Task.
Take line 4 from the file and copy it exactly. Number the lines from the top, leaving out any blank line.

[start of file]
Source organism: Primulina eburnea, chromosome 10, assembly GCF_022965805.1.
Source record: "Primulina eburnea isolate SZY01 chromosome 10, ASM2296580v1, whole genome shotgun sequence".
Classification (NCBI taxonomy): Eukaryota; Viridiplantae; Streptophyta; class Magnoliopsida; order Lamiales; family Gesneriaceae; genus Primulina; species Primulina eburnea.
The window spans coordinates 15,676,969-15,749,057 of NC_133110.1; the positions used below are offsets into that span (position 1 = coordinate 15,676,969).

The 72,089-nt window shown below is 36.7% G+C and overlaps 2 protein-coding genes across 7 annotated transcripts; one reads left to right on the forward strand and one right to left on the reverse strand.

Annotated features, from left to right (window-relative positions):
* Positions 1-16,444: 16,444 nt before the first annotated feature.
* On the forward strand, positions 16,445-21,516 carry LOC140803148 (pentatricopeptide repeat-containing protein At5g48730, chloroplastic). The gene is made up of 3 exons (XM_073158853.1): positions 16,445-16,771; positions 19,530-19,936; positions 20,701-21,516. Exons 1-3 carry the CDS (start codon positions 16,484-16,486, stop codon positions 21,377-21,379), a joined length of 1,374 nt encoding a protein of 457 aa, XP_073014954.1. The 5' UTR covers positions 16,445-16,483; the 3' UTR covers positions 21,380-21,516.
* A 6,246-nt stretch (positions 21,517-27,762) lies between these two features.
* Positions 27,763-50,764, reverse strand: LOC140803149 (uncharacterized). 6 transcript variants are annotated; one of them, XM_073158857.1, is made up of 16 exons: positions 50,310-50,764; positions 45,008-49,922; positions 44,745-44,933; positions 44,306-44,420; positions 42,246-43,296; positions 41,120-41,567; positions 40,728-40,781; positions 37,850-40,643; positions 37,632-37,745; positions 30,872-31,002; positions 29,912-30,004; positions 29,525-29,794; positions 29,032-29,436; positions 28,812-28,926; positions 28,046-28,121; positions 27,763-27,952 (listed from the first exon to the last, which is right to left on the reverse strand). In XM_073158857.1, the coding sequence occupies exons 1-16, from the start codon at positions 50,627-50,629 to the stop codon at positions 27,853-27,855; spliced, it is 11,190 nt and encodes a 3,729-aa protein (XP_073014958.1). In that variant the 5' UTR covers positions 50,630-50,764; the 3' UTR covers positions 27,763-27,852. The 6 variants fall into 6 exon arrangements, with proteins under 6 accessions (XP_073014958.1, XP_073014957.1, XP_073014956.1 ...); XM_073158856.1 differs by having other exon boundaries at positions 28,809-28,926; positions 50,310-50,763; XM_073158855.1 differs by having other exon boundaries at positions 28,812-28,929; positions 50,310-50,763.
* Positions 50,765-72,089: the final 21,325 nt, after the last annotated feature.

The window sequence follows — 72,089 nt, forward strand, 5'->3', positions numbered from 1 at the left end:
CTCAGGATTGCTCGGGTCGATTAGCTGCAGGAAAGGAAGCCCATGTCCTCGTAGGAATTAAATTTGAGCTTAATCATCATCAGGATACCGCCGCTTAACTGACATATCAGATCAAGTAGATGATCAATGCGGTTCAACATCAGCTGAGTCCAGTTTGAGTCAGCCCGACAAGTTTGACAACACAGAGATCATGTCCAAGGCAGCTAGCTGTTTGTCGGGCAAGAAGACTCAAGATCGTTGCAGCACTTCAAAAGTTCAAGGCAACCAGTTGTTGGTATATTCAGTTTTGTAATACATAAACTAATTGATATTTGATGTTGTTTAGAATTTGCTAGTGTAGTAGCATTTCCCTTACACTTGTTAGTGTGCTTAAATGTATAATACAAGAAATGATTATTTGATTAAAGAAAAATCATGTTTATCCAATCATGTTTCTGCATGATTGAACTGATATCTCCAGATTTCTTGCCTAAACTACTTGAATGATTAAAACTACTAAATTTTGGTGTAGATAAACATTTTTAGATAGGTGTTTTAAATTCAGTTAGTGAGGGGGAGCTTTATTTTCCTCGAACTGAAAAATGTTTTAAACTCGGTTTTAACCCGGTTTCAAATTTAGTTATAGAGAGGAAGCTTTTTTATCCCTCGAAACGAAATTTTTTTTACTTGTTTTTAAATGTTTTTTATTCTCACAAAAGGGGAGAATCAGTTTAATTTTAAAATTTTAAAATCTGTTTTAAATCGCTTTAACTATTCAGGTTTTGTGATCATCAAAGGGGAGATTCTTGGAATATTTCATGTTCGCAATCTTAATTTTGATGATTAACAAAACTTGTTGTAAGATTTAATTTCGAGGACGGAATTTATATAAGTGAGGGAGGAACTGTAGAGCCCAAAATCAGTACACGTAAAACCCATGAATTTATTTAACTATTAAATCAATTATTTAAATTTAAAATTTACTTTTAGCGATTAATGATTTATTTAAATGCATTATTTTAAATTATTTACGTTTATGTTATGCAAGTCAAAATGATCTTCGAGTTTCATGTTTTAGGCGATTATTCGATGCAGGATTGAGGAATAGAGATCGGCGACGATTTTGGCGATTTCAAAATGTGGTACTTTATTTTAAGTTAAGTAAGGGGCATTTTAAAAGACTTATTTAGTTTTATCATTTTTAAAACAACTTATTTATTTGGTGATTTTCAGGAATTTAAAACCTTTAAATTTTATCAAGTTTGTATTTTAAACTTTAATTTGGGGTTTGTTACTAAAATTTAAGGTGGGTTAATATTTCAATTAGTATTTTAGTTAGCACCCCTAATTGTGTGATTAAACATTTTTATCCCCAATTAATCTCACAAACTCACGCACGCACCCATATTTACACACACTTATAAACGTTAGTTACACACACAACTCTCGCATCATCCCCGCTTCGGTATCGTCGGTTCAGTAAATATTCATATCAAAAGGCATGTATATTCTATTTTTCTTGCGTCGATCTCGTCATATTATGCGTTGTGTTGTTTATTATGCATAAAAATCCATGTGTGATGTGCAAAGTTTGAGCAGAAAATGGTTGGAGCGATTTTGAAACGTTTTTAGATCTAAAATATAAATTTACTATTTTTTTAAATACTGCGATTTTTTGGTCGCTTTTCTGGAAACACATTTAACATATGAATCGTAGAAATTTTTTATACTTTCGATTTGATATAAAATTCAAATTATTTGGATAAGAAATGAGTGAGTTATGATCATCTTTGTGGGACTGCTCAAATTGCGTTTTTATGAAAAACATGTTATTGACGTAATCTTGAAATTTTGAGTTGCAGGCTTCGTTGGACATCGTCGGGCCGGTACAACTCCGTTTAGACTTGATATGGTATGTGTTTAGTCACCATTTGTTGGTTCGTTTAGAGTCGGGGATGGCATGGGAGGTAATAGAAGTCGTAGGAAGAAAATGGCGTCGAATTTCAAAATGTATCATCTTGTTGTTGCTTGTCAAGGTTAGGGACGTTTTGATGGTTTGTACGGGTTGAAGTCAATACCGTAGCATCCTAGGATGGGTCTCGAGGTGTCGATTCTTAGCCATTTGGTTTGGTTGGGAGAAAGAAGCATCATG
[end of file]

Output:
The window spans coordinates 15,676,969-15,749,057 of NC_133110.1; the positions used below are offsets into that span (position 1 = coordinate 15,676,969).